The Mahatma & the Doctor: The Untold Story of Dr Pranjivan Mehta - The Noel D'Cunha Sunday Column

The 2 October eBulletin- Mahatma Gandhi and his tryst with print- celebrated Bapu's 150th birth anniversary. PrintWeek India was delighted to receive a letter from Arun Mehta of Vakil & Sons.

In this Sunday Column, we share Arun Mehta's letter in which he describes how Prof SR Mehrotra spent six years putting together the book - The Mahatma & the Doctor: The untold story of Dr Pranjivan Mehta

13 Oct 2019 | By Noel D'Cunha

(l-r) Arun Mehta, Prof SR Mehrotra and Sudheendra Kulkarni

Greetings Editor 

PrintWeek India made my day on Bapu's 150th birth anniversary, with your article on Vakils, Feffer and Simons publication of The Mahatma & the Doctor - The Untold Story of Dr Pranjivan Mehta, Gandhi's Greatest Friend and Benefactor (1864-1932).

I met Prof SR Mehrotra in 2008, when he walked into my office. The first thing he said, “Are you Arun Mehta, the great-grand-nephew of Dr PJ Mehta?”, to which I replied, “Yes, I am, but beyond that I know nothing more”. This was the beginning of our association. In the next few years he wrote the book and I published it.

It took us six years to put the book- The Mahatma & the Doctor- The Untold Story of Dr Pranjivan Mehta together. For me, it was the exhilarating time of my life, as I got to learn from India's great historian, how one goes about researching. And then, how each fact is verified and re-verified. This was essential, as no one even amongst Gandhi's close associates, his children, had heard of Dr Pranjivan J Mehta. Therefore Prof Mehrotra's research had to be perfect. For 200 pages of text, he has 23 pages of notes to support his findings. I can say with pride that since the book was released in 2014, no historian has questioned his findings.

There are several questions that arise, which probably will remain unanswered.

  1. What would have happened if Dr PJ Mehta had not insisted that Gandhiji return to India in 1914/15, when Gandhiji was settled in South Africa for more than 21 years? Further Dr PJ Mehta provided financial support for someone to takeover Gandhiji's responsibility in South Africa. The question is, how would the Indian freedom movement pan-out in India if Gandhiji had returned, say, 10 years later?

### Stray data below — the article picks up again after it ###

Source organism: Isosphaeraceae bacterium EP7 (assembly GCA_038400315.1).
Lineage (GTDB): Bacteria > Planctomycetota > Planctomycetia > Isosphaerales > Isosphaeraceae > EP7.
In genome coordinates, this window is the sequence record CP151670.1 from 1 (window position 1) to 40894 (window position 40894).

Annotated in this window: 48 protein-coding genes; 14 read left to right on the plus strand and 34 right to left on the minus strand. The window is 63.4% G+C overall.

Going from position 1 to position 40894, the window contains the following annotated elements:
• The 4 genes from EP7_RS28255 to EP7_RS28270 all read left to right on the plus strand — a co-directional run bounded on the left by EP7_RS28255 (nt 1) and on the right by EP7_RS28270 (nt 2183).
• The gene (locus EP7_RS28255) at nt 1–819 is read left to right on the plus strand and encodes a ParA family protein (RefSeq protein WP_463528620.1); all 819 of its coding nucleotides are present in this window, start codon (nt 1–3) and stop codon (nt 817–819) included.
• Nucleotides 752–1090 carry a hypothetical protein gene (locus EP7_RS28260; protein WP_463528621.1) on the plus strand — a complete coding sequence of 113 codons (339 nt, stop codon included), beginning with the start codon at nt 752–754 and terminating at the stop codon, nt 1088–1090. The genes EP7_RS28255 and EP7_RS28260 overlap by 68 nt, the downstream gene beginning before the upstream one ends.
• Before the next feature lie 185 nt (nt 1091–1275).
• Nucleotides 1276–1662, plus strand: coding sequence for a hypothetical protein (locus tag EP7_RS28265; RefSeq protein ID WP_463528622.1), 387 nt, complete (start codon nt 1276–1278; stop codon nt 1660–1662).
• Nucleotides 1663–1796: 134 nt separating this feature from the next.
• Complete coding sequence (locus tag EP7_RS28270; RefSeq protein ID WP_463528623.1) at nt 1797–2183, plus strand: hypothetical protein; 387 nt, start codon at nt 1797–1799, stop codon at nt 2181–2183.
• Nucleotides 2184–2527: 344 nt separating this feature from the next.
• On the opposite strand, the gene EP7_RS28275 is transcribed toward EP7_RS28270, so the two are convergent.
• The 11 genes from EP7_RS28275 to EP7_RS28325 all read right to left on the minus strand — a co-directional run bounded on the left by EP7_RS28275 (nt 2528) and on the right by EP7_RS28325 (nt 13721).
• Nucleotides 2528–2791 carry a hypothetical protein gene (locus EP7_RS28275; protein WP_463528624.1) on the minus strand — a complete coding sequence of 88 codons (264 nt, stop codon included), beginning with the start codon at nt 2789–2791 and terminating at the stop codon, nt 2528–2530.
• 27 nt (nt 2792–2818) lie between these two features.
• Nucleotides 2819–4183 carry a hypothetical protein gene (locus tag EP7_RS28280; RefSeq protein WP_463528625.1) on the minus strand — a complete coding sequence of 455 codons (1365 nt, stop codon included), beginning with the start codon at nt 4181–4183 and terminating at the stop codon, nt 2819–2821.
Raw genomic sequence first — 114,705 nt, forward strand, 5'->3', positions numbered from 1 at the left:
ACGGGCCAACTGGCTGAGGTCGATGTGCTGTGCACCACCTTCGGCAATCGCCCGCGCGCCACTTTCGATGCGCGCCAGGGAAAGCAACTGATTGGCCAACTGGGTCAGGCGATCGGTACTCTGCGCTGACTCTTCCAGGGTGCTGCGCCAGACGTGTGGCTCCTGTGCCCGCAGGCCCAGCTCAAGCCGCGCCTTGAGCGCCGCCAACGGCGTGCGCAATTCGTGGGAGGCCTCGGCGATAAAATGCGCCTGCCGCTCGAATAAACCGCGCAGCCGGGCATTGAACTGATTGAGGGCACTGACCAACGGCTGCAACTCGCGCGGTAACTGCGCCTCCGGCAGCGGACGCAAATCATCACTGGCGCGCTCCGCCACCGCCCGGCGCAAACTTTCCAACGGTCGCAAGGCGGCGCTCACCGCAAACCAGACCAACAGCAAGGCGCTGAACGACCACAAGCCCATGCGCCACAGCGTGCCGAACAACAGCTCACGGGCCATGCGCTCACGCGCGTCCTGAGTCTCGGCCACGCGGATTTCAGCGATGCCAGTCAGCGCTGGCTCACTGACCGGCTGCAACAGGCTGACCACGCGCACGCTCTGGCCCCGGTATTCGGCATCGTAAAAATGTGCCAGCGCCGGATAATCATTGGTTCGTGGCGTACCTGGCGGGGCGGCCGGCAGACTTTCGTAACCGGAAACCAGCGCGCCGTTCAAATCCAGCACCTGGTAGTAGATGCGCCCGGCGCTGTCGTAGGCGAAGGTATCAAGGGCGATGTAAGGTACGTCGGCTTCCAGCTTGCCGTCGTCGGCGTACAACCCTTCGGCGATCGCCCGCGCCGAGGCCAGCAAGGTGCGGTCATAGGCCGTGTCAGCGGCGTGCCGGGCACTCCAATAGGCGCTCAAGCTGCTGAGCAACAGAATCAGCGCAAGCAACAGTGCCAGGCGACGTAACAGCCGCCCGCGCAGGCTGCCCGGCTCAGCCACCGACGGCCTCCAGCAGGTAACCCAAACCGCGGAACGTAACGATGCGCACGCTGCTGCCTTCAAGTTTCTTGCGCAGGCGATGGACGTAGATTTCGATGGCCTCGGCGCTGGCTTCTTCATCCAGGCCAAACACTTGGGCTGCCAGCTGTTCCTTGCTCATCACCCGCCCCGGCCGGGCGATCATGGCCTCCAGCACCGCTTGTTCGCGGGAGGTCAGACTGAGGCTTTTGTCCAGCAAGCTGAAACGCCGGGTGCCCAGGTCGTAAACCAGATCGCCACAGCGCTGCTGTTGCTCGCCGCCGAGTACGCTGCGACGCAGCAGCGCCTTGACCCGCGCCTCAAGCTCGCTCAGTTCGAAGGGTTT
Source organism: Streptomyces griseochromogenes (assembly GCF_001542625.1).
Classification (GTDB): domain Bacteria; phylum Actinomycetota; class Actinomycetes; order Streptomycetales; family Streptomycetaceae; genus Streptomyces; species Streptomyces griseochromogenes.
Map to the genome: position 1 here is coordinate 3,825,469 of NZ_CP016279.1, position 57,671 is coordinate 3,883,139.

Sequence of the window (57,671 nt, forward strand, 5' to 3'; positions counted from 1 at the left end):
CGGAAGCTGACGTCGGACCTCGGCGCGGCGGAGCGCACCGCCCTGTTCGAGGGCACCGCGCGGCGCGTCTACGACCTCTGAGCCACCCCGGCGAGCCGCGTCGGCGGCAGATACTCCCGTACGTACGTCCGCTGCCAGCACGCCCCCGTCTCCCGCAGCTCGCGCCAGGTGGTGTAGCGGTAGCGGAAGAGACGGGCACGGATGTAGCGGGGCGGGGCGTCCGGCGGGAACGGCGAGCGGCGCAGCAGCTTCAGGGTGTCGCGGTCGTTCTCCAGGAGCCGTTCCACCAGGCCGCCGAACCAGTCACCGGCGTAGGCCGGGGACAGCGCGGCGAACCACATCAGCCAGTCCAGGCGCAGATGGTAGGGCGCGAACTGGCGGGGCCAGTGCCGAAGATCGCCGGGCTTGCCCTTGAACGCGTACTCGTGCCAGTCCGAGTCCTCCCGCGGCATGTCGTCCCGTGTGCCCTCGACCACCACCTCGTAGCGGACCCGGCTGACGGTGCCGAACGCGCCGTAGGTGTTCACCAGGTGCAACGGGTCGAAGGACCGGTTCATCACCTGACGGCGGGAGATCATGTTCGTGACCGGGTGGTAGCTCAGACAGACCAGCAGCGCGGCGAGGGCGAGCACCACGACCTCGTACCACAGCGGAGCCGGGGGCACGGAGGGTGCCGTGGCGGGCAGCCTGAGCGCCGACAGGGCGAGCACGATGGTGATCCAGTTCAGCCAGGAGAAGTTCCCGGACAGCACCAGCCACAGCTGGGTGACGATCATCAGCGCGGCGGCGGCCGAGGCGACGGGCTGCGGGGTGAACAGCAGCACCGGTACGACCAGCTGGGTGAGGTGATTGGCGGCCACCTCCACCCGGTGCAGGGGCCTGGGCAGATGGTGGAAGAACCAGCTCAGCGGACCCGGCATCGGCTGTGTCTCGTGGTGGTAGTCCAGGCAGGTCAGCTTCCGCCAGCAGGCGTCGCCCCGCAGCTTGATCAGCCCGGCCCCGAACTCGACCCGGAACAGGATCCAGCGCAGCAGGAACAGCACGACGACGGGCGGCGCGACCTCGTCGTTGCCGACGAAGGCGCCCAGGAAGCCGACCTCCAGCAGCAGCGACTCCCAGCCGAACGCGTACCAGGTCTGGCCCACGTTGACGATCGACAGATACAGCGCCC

2. When Gandhiji returned to India in 1914/15, he was not a leader. The Indians had heard of his work in South Africa. Gandhiji would have to start earning a living especially when there were five widows in the Gandhi family. Would Gandhiji be able to devote full-time to the freedom movement?

Dr PJ Mehta solved two problems with one stroke. He purchased a plot of land in Ahmedabad. He told Gandhiji, to create a Phoenix farm in Ahmedabad as he had done in Durban in South Africa. Today that place is known as Sabarmati Ashram. Dr PJ Mehta also said to Gandhiji that he would financially support his family expenses. This meant, Gandhiji was able to devote his full-time to India's freedom movement. There was an understanding between the two friends that no one should know about this arrangement. Gandhiji made this fact public in 1940, eight years after the death of Dr PJ Mehta in Rangoon in 1932. Without Dr Mehta's financial support for more than 20 years, would Gandhiji have been so successful in the freedom movement?

When the book was published in 2014, Prof Mehrotra said to me, “Arun, we have rescued Dr Pranjivan Mehta from oblivion”. Needless to say, the six years I spent with Prof SR Mehrotra was one of the most exciting times of my life.

(Besides helming operations at Vakils and Sons, Arun Mehta, in his capacity as the president of BMPA and AIFMP, endeavoured to make technology accessible by organising Pamex in different parts of the country – Bombay (now Mumbai), Banglore (now Bengaluru), and Calcutta (now Kolkata). In addition, Arun Mehta was the mastermind of the first Indian print industry survey)

Mahatma Gandhi and Dr Pranvijan Mehta

In September 1888, Mohandas Gandhi and Pranjivan Mehta met for the first time in London as law students. Also a trained doctor, Dr Mehta had grown up in the Kathiawadi village - and the two Gujaratis established a rapport. This was the beginning of a long, close and fruitful friendship between the two.

Even after Dr Mehta moved to Rangoon, where he had a profitable jewellery business, he remained Gandhi’s trusted and most intimate confidant. They met whenever they could and wrote to each other regularly, discussing every issue that caught their attention.

Other than being Gandhi’s closest friend, Dr Mehta is also believed to be the first person to call Gandhi a “Mahatma” (though the title was bestowed on the leader by Rabindranath Tagore).

On 12 March, 1930, Mahatma Gandhi and his supporters set off from his Sabarmati ashram on a 390 km march across Gujarat to the coastal city of Dandi. Again, not many know that Gandhi had discussed the idea of the Salt March with the Kathiawadi doctor a decade ago.


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